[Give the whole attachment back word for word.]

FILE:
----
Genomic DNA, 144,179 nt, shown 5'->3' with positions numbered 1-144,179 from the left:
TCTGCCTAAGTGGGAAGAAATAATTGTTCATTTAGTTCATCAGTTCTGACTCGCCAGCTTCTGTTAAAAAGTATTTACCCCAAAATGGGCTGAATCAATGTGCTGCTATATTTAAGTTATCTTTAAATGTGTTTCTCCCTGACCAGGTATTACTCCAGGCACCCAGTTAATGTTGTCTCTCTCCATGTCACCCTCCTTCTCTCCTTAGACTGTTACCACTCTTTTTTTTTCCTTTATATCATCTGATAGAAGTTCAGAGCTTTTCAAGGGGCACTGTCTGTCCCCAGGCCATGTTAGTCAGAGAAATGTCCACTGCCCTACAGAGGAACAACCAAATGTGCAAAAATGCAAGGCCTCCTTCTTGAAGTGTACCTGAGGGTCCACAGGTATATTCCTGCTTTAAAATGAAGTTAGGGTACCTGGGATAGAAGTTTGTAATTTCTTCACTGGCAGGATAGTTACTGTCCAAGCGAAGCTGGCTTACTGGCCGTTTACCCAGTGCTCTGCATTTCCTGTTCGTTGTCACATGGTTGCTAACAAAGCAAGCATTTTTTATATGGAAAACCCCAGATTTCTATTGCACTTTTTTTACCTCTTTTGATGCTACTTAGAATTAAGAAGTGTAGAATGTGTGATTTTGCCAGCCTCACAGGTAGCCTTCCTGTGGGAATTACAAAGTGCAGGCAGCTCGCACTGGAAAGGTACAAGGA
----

Genomic DNA, 144,179 nt, shown 5'->3' with positions numbered 1-144,179 from the left:
TCTGCCTAAGTGGGAAGAAATAATTGTTCATTTAGTTCATCAGTTCTGACTCGCCAGCTTCTGTTAAAAAGTATTTACCCCAAAATGGGCTGAATCAATGTGCTGCTATATTTAAGTTATCTTTAAATGTGTTTCTCCCTGACCAGGTATTACTCCAGGCACCCAGTTAATGTTGTCTCTCTCCATGTCACCCTCCTTCTCTCCTTAGACTGTTACCACTCTTTTTTTTTCCTTTATATCATCTGATAGAAGTTCAGAGCTTTTCAAGGGGCACTGTCTGTCCCCAGGCCATGTTAGTCAGAGAAATGTCCACTGCCCTACAGAGGAACAACCAAATGTGCAAAAATGCAAGGCCTCCTTCTTGAAGTGTACCTGAGGGTCCACAGGTATATTCCTGCTTTAAAATGAAGTTAGGGTACCTGGGATAGAAGTTTGTAATTTCTTCACTGGCAGGATAGTTACTGTCCAAGCGAAGCTGGCTTACTGGCCGTTTACCCAGTGCTCTGCATTTCCTGTTCGTTGTCACATGGTTGCTAACAAAGCAAGCATTTTTTATATGGAAAACCCCAGATTTCTATTGCACTTTTTTTACCTCTTTTGATGCTACTTAGAATTAAGAAGTGTAGAATGTGTGATTTTGCCAGCCTCACAGGTAGCCTTCCTGTGGGAATTACAAAGTGCAGGCAGCTCGCACTGGAAAGGTACAAGGA